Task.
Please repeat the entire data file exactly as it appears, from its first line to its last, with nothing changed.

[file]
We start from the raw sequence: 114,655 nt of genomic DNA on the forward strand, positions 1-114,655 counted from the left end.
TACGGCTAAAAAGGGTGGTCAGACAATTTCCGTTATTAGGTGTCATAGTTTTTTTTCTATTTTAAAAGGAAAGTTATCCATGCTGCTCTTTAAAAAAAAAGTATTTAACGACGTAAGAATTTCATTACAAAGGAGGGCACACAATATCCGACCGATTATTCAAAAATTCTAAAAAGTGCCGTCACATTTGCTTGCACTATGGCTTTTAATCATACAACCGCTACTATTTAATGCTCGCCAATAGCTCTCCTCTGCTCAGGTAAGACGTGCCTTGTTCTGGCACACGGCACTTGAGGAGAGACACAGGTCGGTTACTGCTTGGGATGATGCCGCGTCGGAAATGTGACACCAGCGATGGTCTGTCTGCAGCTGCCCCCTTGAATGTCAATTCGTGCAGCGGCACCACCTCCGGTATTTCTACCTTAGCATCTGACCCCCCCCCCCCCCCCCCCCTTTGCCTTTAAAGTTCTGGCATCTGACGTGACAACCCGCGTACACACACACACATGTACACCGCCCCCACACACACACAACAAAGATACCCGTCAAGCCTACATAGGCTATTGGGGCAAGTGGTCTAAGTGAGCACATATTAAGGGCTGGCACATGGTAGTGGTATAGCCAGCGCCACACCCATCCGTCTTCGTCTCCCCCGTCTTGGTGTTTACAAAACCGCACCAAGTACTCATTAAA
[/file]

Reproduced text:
We start from the raw sequence: 114,655 nt of genomic DNA on the forward strand, positions 1-114,655 counted from the left end.
TACGGCTAAAAAGGGTGGTCAGACAATTTCCGTTATTAGGTGTCATAGTTTTTTTTCTATTTTAAAAGGAAAGTTATCCATGCTGCTCTTTAAAAAAAAAGTATTTAACGACGTAAGAATTTCATTACAAAGGAGGGCACACAATATCCGACCGATTATTCAAAAATTCTAAAAAGTGCCGTCACATTTGCTTGCACTATGGCTTTTAATCATACAACCGCTACTATTTAATGCTCGCCAATAGCTCTCCTCTGCTCAGGTAAGACGTGCCTTGTTCTGGCACACGGCACTTGAGGAGAGACACAGGTCGGTTACTGCTTGGGATGATGCCGCGTCGGAAATGTGACACCAGCGATGGTCTGTCTGCAGCTGCCCCCTTGAATGTCAATTCGTGCAGCGGCACCACCTCCGGTATTTCTACCTTAGCATCTGACCCCCCCCCCCCCCCCCCCCTTTGCCTTTAAAGTTCTGGCATCTGACGTGACAACCCGCGTACACACACACACATGTACACCGCCCCCACACACACACAACAAAGATACCCGTCAAGCCTACATAGGCTATTGGGGCAAGTGGTCTAAGTGAGCACATATTAAGGGCTGGCACATGGTAGTGGTATAGCCAGCGCCACACCCATCCGTCTTCGTCTCCCCCGTCTTGGTGTTTACAAAACCGCACCAAGTACTCATTAAA